Alas I think you're right. I checked out the Michelin seamless ones from Amazon and if the reviews are to be believed some people have had bad luck with them. Also the stems don't come with dustcaps, are threadless and seem to a bit on the short side. The one and only time I got a tube from Walmart (Sorry  :-[ I was desperate and couldn't find a bike shop) it had a very short stem but it did have a dustcap, fortunately my wheels aren't very aero so it worked. As tubes go it wasn't noticeably bad. I thought the short stem was Chinese cost paring but someone has told me it was a standard length meant for non aero wheels.

163
Gear Talk / Re: REI tubes
« on: March 07, 2012, 10:23:02 am »
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How much are you willing to pay?
There's the rub. Sam Walton made the great discovery that people will buy any old junk if it was cheap enough. Has anyone come across tubes made in Japan? Are they better? One can hope.

164
Gear Talk / Re: REI tubes
« on: March 06, 2012, 10:19:20 pm »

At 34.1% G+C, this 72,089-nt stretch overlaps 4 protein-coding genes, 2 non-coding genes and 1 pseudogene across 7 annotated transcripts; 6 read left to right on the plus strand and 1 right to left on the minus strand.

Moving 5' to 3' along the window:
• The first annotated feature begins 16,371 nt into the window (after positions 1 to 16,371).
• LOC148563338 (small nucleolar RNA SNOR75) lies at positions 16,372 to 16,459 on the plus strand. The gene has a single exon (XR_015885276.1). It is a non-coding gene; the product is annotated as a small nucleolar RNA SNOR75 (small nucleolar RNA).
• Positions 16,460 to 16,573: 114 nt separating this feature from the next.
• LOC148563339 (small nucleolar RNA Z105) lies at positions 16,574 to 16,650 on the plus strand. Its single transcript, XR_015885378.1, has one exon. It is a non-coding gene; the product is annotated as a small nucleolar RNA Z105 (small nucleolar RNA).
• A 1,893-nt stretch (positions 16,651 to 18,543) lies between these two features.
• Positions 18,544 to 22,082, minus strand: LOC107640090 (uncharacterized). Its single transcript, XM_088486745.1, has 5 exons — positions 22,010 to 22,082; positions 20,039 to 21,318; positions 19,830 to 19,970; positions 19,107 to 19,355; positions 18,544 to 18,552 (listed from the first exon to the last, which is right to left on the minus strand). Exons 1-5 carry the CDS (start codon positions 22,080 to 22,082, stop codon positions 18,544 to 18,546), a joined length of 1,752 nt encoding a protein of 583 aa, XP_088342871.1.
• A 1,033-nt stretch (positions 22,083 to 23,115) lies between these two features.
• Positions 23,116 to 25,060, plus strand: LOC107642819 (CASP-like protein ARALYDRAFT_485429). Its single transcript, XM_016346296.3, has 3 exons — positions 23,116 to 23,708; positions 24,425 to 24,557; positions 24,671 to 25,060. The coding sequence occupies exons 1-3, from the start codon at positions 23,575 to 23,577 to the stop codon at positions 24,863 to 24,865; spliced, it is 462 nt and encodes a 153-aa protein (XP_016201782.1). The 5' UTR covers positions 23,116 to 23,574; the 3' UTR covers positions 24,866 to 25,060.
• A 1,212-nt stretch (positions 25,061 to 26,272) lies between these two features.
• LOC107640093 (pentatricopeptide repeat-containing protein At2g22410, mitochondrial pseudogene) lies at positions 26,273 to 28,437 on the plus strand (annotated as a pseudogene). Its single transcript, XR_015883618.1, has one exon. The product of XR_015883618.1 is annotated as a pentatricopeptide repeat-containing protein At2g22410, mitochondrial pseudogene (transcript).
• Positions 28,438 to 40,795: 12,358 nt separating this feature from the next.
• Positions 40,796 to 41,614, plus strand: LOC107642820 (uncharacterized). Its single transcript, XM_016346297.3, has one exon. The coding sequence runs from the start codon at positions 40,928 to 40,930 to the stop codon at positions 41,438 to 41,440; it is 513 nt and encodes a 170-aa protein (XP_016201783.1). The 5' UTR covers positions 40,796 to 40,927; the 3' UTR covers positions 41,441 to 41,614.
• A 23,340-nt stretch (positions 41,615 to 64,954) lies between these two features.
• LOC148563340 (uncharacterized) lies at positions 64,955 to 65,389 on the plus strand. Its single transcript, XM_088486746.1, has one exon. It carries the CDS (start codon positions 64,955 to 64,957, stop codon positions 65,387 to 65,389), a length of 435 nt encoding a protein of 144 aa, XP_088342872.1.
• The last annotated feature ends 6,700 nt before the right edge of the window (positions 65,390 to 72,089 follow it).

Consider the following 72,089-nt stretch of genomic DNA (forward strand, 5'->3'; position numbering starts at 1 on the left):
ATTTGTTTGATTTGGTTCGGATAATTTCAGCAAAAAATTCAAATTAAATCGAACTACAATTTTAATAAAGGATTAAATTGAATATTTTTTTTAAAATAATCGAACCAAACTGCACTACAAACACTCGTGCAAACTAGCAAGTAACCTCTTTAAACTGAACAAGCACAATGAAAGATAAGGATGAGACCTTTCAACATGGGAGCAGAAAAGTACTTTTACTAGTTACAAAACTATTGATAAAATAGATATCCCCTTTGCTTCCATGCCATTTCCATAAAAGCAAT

Thanks OGNH. These look just the vicar's knickers. I think I'll get 4 for my next tour (1 per wheel and 2 spares)

165
Gear Talk / Re: REI tubes
« on: March 06, 2012, 03:02:23 pm »
W Edwards Demming would not accept the excuse of 'a bad run'. With proper QA a bad batch would have been detected and tossed, they should never have got to market. We're talking a product made with highly automated processes which, if they are done right, should eliminate the variations that result in a bad batches. I see this as a symptom of the Walmartization of the retail sector, margins are so thin even for Chinese manufacturers that they try to get away with as much as they can. In this case as thin and as cheap a material as possible. If we had a wheel collapse because of inferior spokes, should we just shrug (if we still can shrug) and say 'must have been a bad batch'. If you have a front tire blow out going fast downhill it would be difficult to pin point (as you might say) the bad tube. Which is probably why they get away with making iffy tubes.

I don't think it will do much good taking tubes back except to get a refund. I had a Cateye computer die on me, a new battery did nothing. I asked the REI guy if they sent bad ones back, he shook his head. Perhaps if enough people stop buying their tubes it will get their attention.